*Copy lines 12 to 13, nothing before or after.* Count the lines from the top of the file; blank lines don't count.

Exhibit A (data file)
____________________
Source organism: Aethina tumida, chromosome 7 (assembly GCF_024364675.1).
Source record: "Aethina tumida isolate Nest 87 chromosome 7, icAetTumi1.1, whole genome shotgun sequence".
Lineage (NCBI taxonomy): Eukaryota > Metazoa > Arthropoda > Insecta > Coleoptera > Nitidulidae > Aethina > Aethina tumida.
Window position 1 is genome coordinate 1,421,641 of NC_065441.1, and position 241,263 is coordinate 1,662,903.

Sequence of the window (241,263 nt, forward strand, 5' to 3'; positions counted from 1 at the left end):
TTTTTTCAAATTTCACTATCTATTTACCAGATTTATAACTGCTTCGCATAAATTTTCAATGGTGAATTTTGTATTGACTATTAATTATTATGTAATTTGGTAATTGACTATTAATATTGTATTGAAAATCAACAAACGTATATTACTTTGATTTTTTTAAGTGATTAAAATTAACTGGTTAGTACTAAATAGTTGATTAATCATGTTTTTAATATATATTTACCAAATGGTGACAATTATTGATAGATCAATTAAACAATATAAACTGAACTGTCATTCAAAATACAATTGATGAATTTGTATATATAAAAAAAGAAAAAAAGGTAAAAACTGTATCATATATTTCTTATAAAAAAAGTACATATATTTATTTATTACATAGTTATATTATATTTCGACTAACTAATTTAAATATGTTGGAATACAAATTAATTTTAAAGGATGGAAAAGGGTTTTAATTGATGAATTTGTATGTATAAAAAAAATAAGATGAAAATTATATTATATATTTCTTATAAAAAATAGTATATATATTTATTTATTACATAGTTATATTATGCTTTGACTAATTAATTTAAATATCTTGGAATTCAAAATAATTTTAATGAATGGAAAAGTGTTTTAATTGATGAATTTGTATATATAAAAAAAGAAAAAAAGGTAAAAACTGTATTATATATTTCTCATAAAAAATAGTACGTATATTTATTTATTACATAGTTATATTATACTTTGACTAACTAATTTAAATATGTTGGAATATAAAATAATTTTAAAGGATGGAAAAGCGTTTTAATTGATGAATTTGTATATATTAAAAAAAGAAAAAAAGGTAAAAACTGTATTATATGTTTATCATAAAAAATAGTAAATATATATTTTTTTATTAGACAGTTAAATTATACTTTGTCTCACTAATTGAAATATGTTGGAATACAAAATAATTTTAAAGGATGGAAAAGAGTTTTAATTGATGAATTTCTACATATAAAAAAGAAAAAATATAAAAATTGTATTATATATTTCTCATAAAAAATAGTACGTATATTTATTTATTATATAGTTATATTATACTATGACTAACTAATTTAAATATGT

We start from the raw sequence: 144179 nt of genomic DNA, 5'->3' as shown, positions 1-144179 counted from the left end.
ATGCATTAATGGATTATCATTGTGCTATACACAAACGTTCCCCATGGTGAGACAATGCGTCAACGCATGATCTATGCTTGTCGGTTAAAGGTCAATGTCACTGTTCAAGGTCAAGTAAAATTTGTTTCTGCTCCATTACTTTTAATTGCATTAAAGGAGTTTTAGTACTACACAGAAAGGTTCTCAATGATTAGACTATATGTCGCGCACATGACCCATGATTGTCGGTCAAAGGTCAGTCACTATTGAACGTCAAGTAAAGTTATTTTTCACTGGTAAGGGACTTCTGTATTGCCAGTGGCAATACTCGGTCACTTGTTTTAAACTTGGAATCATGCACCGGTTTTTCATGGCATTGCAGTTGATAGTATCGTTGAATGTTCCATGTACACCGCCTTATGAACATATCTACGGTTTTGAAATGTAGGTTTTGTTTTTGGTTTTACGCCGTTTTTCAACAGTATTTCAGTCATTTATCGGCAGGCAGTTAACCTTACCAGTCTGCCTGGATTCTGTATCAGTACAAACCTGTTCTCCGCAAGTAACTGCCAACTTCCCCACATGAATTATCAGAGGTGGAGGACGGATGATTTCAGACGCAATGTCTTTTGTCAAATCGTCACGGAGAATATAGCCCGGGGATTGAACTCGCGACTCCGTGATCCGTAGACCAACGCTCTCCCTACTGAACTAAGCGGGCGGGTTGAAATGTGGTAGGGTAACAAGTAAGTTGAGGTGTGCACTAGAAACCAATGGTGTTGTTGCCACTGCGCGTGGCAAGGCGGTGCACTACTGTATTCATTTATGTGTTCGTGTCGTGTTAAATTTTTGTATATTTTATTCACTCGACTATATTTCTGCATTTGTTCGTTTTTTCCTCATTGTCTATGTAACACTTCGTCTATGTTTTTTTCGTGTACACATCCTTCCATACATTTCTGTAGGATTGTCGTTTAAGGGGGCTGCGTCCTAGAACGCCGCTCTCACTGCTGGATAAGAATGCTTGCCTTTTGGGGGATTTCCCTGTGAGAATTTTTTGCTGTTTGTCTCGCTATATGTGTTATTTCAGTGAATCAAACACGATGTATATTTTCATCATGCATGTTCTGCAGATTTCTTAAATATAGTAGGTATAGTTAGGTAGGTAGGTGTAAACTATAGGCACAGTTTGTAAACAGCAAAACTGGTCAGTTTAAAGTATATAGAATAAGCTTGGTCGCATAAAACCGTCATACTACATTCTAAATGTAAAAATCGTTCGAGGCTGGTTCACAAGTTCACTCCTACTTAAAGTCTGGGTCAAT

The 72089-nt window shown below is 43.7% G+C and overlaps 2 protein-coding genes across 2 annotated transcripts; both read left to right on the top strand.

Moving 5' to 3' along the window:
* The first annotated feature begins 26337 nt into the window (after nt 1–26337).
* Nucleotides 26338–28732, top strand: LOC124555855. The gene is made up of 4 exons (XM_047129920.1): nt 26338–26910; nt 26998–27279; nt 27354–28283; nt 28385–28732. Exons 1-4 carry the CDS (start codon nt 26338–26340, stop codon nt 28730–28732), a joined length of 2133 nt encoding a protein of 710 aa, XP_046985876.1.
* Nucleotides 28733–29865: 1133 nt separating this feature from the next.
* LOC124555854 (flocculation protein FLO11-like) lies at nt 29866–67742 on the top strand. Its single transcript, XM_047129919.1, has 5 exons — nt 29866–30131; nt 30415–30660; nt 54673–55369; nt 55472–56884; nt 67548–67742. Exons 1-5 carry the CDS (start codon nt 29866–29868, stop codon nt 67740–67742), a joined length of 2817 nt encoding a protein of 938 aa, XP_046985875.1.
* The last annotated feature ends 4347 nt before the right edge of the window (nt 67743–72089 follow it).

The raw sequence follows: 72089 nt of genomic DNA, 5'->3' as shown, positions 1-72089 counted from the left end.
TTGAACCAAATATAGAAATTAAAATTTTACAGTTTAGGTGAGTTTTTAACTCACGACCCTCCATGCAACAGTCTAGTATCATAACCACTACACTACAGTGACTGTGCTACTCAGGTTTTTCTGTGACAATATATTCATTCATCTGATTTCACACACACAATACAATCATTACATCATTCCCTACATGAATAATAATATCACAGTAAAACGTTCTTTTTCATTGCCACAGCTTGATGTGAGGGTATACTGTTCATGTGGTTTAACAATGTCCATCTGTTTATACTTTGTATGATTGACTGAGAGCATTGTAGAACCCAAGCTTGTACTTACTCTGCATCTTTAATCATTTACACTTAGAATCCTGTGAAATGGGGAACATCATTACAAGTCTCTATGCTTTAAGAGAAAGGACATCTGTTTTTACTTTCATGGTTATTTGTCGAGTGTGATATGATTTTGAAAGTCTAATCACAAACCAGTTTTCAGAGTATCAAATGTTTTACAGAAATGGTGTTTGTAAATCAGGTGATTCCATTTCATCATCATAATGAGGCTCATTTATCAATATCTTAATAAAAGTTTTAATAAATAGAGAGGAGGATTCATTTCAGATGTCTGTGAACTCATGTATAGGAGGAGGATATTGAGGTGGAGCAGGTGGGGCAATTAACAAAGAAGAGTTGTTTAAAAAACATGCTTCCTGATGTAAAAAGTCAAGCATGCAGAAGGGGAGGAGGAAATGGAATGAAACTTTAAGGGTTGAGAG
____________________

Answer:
* Nucleotides 26338–28732, top strand: LOC124555855. The gene is made up of 4 exons (XM_047129920.1): nt 26338–26910; nt 26998–27279; nt 27354–28283; nt 28385–28732. Exons 1-4 carry the CDS (start codon nt 26338–26340, stop codon nt 28730–28732), a joined length of 2133 nt encoding a protein of 710 aa, XP_046985876.1.
* Nucleotides 28733–29865: 1133 nt separating this feature from the next.